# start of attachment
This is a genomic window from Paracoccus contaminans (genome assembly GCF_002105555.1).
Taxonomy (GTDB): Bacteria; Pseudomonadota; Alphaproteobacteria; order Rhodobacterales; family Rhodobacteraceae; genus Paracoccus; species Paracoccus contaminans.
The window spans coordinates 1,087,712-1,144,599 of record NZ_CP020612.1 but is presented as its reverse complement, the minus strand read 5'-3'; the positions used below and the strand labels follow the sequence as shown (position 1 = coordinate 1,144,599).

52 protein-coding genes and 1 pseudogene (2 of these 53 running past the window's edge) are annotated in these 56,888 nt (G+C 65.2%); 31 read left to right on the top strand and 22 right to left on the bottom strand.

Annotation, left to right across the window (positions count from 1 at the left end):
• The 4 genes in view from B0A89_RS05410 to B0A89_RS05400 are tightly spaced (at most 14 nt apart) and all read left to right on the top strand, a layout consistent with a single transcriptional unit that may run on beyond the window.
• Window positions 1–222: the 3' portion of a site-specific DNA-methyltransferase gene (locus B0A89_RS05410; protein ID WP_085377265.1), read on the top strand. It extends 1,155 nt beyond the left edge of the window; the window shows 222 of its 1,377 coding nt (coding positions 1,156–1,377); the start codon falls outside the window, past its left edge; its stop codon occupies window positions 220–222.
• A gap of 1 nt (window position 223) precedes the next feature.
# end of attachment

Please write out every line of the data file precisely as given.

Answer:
This is a genomic window from Paracoccus contaminans (genome assembly GCF_002105555.1).
Taxonomy (GTDB): Bacteria; Pseudomonadota; Alphaproteobacteria; order Rhodobacterales; family Rhodobacteraceae; genus Paracoccus; species Paracoccus contaminans.
The window spans coordinates 1,087,712-1,144,599 of record NZ_CP020612.1 but is presented as its reverse complement, the minus strand read 5'-3'; the positions used below and the strand labels follow the sequence as shown (position 1 = coordinate 1,144,599).

52 protein-coding genes and 1 pseudogene (2 of these 53 running past the window's edge) are annotated in these 56,888 nt (G+C 65.2%); 31 read left to right on the top strand and 22 right to left on the bottom strand.

Annotation, left to right across the window (positions count from 1 at the left end):
• The 4 genes in view from B0A89_RS05410 to B0A89_RS05400 are tightly spaced (at most 14 nt apart) and all read left to right on the top strand, a layout consistent with a single transcriptional unit that may run on beyond the window.
• Window positions 1–222: the 3' portion of a site-specific DNA-methyltransferase gene (locus B0A89_RS05410; protein ID WP_085377265.1), read on the top strand. It extends 1,155 nt beyond the left edge of the window; the window shows 222 of its 1,377 coding nt (coding positions 1,156–1,377); the start codon falls outside the window, past its left edge; its stop codon occupies window positions 220–222.
• A gap of 1 nt (window position 223) precedes the next feature.